Smartphones take our holiday pictures, send a reminder of upcoming appointments, and help us find the way to a meeting point. Cars are learning to see, computer generated images entertain us in cinemas and video games, and we view new products online in 3D before purchase.
Ubiquitous computer displays and increasing information
In our daily environment, we see lots of information on displays – on computer screens and mobile devices, on virtual shop windows as well as huge display panels. Screens become ubiquitous – in our private life , in research, and industry. Due to technological progress, it becomes possible to process and generate a large amount of data.
Showing information as well as generating data
Images play an important role in today’s data society, in which data is generated at amazing speed. The great challenge is to extract relevant information from vast amounts of data and to communicate it effectively. A good way to represent complex data are rendered images. For example, the results of a complex computer simulation can be analyzed much more efficiently with images or in animations. Specific questions can be answered more easily with interactive visualizations instead of evaluating collections of raw data. Furthermore, we gain additional information out of images. For instance, camera systems in modern cars warn drivers about unexpected obstacles and thereby potentially prevent accidents.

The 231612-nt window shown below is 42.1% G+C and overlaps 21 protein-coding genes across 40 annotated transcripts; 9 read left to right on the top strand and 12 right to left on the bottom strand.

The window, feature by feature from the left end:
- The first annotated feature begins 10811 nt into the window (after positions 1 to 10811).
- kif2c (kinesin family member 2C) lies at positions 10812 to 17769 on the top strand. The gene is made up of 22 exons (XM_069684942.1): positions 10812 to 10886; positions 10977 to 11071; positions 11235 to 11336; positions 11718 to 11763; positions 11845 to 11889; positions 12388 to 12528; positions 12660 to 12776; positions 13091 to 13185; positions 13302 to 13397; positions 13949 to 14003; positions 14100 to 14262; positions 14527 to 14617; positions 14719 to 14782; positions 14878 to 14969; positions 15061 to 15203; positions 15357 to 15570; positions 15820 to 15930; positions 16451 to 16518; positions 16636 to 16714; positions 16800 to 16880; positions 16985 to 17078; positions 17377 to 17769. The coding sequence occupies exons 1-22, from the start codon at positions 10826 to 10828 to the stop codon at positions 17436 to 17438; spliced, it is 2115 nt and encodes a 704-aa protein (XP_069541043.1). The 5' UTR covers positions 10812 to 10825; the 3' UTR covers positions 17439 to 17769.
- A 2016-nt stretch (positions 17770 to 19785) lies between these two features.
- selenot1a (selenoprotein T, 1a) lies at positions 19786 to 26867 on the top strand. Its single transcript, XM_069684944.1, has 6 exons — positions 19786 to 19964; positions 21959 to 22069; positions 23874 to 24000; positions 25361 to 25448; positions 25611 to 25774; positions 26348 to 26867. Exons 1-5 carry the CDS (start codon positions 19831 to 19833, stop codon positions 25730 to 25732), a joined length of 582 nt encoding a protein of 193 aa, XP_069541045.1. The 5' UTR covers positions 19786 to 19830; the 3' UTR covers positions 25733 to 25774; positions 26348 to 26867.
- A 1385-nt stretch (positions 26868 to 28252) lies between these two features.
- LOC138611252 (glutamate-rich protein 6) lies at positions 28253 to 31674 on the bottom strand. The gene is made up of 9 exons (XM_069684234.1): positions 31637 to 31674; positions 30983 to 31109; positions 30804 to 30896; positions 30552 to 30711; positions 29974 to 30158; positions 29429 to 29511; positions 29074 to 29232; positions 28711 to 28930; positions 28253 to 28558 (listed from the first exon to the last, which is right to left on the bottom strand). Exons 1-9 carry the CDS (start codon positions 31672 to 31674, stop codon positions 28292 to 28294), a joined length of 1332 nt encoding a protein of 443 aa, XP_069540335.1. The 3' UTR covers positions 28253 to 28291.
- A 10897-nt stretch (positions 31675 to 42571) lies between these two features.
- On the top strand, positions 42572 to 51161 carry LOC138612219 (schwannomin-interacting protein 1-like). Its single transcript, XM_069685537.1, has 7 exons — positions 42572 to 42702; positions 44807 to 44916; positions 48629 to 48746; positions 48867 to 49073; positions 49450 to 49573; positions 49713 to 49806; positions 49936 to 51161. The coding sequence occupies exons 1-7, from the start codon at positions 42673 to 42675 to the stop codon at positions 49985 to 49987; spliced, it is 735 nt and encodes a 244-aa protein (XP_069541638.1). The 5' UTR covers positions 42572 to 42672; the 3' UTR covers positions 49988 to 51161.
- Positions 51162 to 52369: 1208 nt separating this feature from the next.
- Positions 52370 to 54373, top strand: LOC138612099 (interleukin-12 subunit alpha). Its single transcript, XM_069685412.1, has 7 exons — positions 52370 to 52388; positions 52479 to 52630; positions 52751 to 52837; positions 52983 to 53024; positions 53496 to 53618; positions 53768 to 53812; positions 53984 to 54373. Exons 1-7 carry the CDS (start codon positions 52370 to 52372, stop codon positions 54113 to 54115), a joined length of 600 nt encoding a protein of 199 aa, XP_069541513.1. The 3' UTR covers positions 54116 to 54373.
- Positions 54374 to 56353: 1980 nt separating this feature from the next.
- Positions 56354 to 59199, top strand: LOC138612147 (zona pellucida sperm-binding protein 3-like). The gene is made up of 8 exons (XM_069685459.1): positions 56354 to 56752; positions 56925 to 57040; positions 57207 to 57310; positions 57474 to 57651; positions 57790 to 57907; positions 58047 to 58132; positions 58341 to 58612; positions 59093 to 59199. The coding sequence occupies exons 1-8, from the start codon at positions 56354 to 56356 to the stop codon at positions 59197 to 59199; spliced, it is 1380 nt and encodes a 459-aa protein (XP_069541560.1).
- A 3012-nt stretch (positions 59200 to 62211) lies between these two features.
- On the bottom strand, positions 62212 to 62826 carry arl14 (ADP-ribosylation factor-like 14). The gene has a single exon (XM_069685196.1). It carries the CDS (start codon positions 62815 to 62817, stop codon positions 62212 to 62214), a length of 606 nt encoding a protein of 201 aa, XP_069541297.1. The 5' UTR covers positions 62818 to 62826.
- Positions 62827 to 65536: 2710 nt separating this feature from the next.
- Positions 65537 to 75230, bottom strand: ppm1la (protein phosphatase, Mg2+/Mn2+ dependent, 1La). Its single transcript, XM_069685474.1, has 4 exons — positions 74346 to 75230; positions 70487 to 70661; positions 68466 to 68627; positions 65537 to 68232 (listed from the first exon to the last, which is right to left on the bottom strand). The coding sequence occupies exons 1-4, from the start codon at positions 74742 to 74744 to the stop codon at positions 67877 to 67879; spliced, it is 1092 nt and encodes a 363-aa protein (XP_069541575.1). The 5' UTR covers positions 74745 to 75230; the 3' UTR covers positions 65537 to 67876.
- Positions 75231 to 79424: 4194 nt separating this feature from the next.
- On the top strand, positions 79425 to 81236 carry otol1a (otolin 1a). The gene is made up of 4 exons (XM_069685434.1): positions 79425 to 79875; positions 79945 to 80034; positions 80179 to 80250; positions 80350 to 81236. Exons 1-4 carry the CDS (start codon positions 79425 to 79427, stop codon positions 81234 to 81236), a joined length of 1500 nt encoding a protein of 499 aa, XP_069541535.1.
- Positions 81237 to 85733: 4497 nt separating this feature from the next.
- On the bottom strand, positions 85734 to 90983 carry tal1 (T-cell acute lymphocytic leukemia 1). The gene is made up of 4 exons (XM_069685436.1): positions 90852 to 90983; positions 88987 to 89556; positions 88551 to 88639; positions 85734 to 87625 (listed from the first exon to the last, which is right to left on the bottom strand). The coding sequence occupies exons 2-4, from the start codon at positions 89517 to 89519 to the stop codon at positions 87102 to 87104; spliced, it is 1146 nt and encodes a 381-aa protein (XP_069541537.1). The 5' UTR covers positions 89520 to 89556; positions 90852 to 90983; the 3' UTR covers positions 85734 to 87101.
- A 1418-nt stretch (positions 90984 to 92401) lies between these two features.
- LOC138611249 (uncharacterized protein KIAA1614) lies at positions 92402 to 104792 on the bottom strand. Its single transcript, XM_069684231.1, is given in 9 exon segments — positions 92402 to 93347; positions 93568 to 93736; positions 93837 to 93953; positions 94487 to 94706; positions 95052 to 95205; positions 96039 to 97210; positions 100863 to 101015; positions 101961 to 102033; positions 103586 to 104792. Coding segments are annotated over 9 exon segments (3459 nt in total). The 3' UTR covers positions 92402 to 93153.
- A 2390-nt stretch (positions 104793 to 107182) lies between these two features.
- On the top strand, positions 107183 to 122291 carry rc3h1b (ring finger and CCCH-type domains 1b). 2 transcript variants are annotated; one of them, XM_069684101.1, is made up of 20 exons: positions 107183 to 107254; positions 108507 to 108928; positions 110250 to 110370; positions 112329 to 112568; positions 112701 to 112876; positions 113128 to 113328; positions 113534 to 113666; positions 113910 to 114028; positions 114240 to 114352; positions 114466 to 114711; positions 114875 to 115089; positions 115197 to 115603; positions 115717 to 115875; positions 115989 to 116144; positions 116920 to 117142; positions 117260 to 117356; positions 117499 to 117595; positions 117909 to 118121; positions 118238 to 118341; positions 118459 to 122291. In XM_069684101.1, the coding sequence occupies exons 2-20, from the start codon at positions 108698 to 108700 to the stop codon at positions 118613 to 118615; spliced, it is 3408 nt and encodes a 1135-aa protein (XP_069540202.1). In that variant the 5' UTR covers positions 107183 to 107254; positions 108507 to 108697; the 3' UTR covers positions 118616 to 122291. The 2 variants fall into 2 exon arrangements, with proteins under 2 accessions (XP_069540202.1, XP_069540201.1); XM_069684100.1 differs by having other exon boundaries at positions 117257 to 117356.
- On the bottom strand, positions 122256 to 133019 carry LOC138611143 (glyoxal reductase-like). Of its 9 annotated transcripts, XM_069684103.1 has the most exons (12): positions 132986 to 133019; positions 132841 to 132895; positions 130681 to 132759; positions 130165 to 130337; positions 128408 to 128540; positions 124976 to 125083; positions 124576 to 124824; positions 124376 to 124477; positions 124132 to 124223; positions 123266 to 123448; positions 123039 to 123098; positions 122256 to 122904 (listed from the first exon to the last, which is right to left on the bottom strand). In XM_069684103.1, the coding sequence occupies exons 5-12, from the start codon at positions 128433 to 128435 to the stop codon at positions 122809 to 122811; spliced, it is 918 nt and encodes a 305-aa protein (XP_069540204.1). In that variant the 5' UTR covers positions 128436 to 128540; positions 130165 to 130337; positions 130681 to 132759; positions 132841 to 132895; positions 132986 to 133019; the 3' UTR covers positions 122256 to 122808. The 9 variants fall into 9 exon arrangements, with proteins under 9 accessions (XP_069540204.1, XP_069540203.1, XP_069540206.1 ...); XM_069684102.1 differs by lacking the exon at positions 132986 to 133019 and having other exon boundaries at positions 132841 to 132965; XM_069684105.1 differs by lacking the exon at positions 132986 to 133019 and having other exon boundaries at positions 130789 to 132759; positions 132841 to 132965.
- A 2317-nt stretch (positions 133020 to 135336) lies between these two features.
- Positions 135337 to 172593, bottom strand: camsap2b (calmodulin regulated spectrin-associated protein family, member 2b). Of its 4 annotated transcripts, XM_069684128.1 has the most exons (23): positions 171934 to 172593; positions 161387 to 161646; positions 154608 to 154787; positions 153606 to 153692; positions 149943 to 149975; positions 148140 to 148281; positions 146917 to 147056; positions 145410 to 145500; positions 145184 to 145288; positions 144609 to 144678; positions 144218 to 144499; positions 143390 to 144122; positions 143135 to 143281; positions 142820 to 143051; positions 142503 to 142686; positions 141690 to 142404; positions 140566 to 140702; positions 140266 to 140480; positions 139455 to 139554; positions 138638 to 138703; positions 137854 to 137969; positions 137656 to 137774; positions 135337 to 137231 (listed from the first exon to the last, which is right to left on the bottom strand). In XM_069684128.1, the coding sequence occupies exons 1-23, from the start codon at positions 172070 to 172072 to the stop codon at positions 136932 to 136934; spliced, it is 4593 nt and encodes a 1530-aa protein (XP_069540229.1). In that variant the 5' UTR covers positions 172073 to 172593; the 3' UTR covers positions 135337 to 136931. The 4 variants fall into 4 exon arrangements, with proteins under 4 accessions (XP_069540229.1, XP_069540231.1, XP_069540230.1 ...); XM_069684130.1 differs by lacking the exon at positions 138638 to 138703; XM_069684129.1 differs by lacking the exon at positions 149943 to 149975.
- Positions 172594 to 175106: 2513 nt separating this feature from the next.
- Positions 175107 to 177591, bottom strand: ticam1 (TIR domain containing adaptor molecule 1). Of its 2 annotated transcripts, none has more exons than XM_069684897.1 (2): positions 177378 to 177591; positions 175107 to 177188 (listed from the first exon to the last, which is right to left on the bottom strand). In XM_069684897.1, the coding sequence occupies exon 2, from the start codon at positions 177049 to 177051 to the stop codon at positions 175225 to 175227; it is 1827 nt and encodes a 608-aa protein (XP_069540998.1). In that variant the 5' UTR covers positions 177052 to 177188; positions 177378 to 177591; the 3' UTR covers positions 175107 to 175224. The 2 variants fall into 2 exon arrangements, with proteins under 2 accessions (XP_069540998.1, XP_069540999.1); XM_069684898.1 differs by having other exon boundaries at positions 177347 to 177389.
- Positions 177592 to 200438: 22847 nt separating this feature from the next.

Creating, analyzing, manipulating, and transmitting information efficiently
In recent years, computer scientists have developed efficient methods to retrieve information from large data collections. In combination with such automatic data analysis, visual presentation has become a crucial element. The need for abstracting data and understanding complex information rises and the importance of interactive graphical representation will increase further with becoming ubiquitous.
These visual techniques involve research from different areas of computer science and engineering, psychology, and other areas. Visual computing researchers work in the field of computer graphics and visualization, image analysis and computer vision, human-computer interaction and graphical interactive systems. They develop algorithms and scientific methods for creating, analyzing, manipulating, and transmitting images with the purpose of gaining insight or communicating information.